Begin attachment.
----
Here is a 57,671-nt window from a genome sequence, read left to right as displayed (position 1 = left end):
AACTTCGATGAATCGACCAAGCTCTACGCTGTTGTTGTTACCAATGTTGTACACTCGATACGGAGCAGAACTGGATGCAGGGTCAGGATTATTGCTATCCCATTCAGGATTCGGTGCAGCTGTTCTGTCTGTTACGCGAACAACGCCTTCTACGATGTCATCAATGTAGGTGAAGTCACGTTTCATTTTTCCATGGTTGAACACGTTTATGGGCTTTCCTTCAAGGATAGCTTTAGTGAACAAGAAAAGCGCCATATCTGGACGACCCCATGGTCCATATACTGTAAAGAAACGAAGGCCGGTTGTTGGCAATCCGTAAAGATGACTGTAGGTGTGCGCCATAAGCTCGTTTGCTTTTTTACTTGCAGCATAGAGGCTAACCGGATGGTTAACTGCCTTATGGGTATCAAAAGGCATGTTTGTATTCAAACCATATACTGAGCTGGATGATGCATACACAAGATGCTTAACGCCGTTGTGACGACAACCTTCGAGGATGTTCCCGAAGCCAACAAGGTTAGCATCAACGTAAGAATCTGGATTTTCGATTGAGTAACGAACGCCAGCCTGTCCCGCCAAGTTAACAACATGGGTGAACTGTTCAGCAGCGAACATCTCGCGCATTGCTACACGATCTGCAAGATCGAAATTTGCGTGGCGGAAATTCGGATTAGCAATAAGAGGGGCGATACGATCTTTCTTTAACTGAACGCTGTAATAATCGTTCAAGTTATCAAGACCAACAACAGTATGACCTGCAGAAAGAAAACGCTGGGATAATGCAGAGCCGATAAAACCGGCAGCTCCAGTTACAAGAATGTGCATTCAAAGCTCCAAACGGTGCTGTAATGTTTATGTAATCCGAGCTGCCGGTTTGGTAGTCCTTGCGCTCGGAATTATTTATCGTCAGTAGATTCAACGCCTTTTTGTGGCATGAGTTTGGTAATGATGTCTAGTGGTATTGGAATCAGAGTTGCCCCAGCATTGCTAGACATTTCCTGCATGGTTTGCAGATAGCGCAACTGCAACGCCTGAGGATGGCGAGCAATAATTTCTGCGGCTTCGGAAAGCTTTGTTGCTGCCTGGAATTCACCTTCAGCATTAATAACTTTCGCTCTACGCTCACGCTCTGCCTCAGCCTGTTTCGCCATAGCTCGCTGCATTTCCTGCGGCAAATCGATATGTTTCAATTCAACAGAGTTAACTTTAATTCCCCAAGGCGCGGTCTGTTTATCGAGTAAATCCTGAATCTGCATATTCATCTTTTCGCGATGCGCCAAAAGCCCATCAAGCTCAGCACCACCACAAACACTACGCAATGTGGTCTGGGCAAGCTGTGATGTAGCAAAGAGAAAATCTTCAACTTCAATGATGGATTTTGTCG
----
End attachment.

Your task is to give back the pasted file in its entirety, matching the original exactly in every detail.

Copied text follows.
Here is a 57,671-nt window from a genome sequence, read left to right as displayed (position 1 = left end):
AACTTCGATGAATCGACCAAGCTCTACGCTGTTGTTGTTACCAATGTTGTACACTCGATACGGAGCAGAACTGGATGCAGGGTCAGGATTATTGCTATCCCATTCAGGATTCGGTGCAGCTGTTCTGTCTGTTACGCGAACAACGCCTTCTACGATGTCATCAATGTAGGTGAAGTCACGTTTCATTTTTCCATGGTTGAACACGTTTATGGGCTTTCCTTCAAGGATAGCTTTAGTGAACAAGAAAAGCGCCATATCTGGACGACCCCATGGTCCATATACTGTAAAGAAACGAAGGCCGGTTGTTGGCAATCCGTAAAGATGACTGTAGGTGTGCGCCATAAGCTCGTTTGCTTTTTTACTTGCAGCATAGAGGCTAACCGGATGGTTAACTGCCTTATGGGTATCAAAAGGCATGTTTGTATTCAAACCATATACTGAGCTGGATGATGCATACACAAGATGCTTAACGCCGTTGTGACGACAACCTTCGAGGATGTTCCCGAAGCCAACAAGGTTAGCATCAACGTAAGAATCTGGATTTTCGATTGAGTAACGAACGCCAGCCTGTCCCGCCAAGTTAACAACATGGGTGAACTGTTCAGCAGCGAACATCTCGCGCATTGCTACACGATCTGCAAGATCGAAATTTGCGTGGCGGAAATTCGGATTAGCAATAAGAGGGGCGATACGATCTTTCTTTAACTGAACGCTGTAATAATCGTTCAAGTTATCAAGACCAACAACAGTATGACCTGCAGAAAGAAAACGCTGGGATAATGCAGAGCCGATAAAACCGGCAGCTCCAGTTACAAGAATGTGCATTCAAAGCTCCAAACGGTGCTGTAATGTTTATGTAATCCGAGCTGCCGGTTTGGTAGTCCTTGCGCTCGGAATTATTTATCGTCAGTAGATTCAACGCCTTTTTGTGGCATGAGTTTGGTAATGATGTCTAGTGGTATTGGAATCAGAGTTGCCCCAGCATTGCTAGACATTTCCTGCATGGTTTGCAGATAGCGCAACTGCAACGCCTGAGGATGGCGAGCAATAATTTCTGCGGCTTCGGAAAGCTTTGTTGCTGCCTGGAATTCACCTTCAGCATTAATAACTTTCGCTCTACGCTCACGCTCTGCCTCAGCCTGTTTCGCCATAGCTCGCTGCATTTCCTGCGGCAAATCGATATGTTTCAATTCAACAGAGTTAACTTTAATTCCCCAAGGCGCGGTCTGTTTATCGAGTAAATCCTGAATCTGCATATTCATCTTTTCGCGATGCGCCAAAAGCCCATCAAGCTCAGCACCACCACAAACACTACGCAATGTGGTCTGGGCAAGCTGTGATGTAGCAAAGAGAAAATCTTCAACTTCAATGATGGATTTTGTCG